• The mechanism of action of restriction enzymes
      • The different results you would expect if a mutation occurred at the recognition site for enzyme Y.

Lab 10: Energy Dynamics

  • Description
    • Part I: Net primary productivity of Fast Plants-
      • Data was given on fast plants that were grown over 14 days.
      • Dry mass was divided by wet mass to obtain biomass.
      • Bio mass was multiplied by 4.35 kcal to obtain net primary productivity per 10 plants and divided by 10 to get NPP per day per plant.

Lab 10: Energy Dynamics

  • Description
    • Energy flow between plants and butterfly larvae
      • brussel sprouts and caterpillars were massed before and after 3 days of caterpillar consumption.
      • Biomass (dry/wet) and energy constant were used to calculate how much energy from plant was used in cell respiration and how much was lost as water.
        • PLANT ENERGY CONSUMED PER INDVIDUAL
        • ENERGY PRODUCTION PER INDIVDUAL
        • FRASS ENERGY (energy lost in poo)= RESPIRATION ESTIMATE

Lab 11: Transpiration

Lab 11: Transpiration

  • Description
    • test the effects of environmental factors on rate of transpiration
      • temperature
      • humidity
      • air flow (wind)
      • light intensity
    • Part I: Put whole plants in four different environments to determine water loss via transpiration over four days

Lab 11: Transpiration

  • Description
    • Part I: Put whole plants in four different environments to determine water loss via transpiration over four days
    • Part II: Determine the surface area of the leaf and average stomata per square millimeter.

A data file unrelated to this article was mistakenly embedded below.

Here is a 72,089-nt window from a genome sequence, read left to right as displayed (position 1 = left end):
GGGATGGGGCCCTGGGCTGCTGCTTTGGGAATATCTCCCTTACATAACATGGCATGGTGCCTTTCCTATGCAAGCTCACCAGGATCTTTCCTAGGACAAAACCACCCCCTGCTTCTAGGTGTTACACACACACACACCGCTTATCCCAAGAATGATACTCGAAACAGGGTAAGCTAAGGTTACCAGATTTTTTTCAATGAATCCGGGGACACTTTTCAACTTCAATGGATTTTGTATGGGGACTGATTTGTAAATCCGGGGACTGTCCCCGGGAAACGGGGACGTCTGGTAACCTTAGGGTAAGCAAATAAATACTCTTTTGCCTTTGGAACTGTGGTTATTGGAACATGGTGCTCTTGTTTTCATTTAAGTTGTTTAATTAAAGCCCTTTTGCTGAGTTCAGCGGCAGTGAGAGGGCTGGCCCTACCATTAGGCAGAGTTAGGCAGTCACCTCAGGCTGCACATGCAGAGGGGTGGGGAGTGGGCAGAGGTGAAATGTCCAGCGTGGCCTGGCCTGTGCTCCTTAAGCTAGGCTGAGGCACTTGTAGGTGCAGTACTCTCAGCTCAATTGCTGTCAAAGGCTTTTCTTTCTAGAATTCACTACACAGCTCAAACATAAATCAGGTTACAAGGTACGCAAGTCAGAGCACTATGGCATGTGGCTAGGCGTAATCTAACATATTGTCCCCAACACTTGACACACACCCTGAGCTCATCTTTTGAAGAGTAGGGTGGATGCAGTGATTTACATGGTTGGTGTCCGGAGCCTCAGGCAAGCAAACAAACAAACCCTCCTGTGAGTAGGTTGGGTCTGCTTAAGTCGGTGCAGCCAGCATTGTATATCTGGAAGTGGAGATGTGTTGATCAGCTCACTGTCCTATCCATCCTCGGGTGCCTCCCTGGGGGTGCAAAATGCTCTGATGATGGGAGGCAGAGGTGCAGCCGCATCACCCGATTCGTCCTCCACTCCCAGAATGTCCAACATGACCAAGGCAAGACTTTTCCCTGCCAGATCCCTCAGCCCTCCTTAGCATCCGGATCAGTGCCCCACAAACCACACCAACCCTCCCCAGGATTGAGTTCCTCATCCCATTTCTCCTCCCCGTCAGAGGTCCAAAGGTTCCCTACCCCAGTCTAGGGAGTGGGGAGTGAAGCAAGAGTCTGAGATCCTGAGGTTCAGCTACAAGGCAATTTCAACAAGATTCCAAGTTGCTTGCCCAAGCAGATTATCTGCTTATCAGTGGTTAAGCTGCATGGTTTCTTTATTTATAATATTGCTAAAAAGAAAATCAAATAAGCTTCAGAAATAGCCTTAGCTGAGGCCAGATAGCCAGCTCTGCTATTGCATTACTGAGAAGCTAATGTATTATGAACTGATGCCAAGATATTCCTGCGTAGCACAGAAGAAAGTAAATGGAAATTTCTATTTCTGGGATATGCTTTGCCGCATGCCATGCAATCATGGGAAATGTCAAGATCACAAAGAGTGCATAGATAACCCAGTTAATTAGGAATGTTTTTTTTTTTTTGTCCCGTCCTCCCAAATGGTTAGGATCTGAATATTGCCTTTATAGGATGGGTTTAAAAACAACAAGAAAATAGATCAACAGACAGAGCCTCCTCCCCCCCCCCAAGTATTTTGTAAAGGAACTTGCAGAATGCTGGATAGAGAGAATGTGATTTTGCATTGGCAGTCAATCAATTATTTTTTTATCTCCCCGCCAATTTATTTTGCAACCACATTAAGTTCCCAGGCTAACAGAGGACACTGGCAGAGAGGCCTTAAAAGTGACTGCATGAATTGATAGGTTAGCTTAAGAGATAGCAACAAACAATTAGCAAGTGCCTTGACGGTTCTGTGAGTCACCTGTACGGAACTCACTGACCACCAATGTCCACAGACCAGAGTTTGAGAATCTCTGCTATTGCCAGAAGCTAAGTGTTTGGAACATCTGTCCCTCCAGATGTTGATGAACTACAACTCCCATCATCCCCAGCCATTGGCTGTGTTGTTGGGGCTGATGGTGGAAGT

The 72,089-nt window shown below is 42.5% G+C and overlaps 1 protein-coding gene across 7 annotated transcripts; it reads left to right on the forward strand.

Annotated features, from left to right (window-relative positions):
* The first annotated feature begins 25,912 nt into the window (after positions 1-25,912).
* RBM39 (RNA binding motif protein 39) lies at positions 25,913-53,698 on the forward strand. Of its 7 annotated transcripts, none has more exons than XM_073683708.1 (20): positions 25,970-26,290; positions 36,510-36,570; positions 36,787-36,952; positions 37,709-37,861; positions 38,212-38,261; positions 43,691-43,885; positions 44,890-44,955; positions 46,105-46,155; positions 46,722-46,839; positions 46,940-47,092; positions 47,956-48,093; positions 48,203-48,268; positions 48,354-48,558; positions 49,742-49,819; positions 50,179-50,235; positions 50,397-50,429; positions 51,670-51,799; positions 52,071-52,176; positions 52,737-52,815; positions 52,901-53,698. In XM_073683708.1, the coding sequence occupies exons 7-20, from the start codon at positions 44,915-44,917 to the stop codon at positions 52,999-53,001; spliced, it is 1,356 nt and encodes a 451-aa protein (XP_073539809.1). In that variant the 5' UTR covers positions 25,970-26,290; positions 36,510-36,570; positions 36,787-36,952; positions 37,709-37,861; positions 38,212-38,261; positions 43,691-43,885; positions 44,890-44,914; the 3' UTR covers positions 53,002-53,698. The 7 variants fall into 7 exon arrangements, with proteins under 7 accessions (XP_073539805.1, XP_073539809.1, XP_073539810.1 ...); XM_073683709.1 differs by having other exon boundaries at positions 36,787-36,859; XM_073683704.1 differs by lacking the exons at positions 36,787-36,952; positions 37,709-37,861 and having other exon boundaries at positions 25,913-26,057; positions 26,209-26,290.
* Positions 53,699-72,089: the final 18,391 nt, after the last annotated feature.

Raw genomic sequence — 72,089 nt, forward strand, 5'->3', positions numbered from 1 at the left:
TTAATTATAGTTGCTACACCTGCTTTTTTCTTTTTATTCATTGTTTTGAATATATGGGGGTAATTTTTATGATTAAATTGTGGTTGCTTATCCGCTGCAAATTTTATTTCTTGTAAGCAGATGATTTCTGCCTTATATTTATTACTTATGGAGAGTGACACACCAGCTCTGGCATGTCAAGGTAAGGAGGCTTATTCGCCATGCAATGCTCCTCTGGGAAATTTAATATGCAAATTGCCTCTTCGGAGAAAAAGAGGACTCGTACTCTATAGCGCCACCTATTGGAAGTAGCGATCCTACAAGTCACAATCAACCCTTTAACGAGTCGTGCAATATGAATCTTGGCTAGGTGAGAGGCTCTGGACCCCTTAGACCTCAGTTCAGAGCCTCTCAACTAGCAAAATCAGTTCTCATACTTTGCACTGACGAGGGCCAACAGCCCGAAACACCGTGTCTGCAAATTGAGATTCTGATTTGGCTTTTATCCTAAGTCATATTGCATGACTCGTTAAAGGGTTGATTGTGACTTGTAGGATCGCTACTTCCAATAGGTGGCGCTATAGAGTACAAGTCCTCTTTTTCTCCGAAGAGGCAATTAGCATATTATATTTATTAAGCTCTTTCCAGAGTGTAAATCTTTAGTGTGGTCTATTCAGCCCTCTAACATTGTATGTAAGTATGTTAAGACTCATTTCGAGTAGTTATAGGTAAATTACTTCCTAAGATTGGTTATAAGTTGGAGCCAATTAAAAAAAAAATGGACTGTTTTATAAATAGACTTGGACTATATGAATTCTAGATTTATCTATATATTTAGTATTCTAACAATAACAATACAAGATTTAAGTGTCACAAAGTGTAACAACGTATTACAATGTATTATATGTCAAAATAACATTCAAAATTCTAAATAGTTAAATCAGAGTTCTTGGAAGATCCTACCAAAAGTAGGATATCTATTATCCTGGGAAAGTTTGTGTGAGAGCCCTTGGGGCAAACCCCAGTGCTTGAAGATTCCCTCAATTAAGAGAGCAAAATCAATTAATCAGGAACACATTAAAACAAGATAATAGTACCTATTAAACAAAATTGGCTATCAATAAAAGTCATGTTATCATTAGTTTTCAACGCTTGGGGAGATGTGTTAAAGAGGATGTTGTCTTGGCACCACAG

Lab 11: Transpiration

  • Concepts
    • transpiration
    • stomates
    • guard cells
    • xylem
      • adhesion
      • cohesion
        • H bonding

Lab 11: Transpiration

  • Conclusions
    • transpiration
      •  wind
      •  light
    • transpiration
      •  humidity

Lab 11: Transpiration

  • ESSAY 1991
  • A group of students designed an experiment to measure transpiration rates in a particular species of herbaceous plant. Plants were divided into four groups and were exposed to the following conditions.
    • Group I: Room conditions (light, low humidity, 20°C, little air movement.)
    • Group II: Room conditions with increased humidity.
    • Group III: Room conditions with increased air movement (fan)
    • Group IV: Room conditions with additional light
  • The cumulative water loss due to transpiration of water from each plant was measured at 10-minute intervals for 30 minutes. Water loss was expressed as milliliters of water per square centimeter of leaf surface area. The data for all plants in Group I (room conditions) were averaged. The average cumulative water loss by the plants in Group I is presented in the table below.
    • Construct and label a graph using the data for Group I. Using the same set of axes, draw and label three additional lines representing the results that you would predict for Groups II, III, and IV.
    • Explain how biological and physical processes are responsible for the difference between each of your predictions and the data for Group I.
    • Explain how the concept of water potential is used to account for the movement of water from the plant stem to the atmosphere during transpiration.
  • Average Cumulative Water Loss by the Plants in Group I
  • Time (minutes)
  • Average Cumulative Water Loss (mL H2O/cm2)
  • 10
  • 3.5 x 10-4
  • 20
  • 7.7 x 10-4
  • 30
  • 10.6 x 10-4

Lab 12: Animal Behavior

  • Description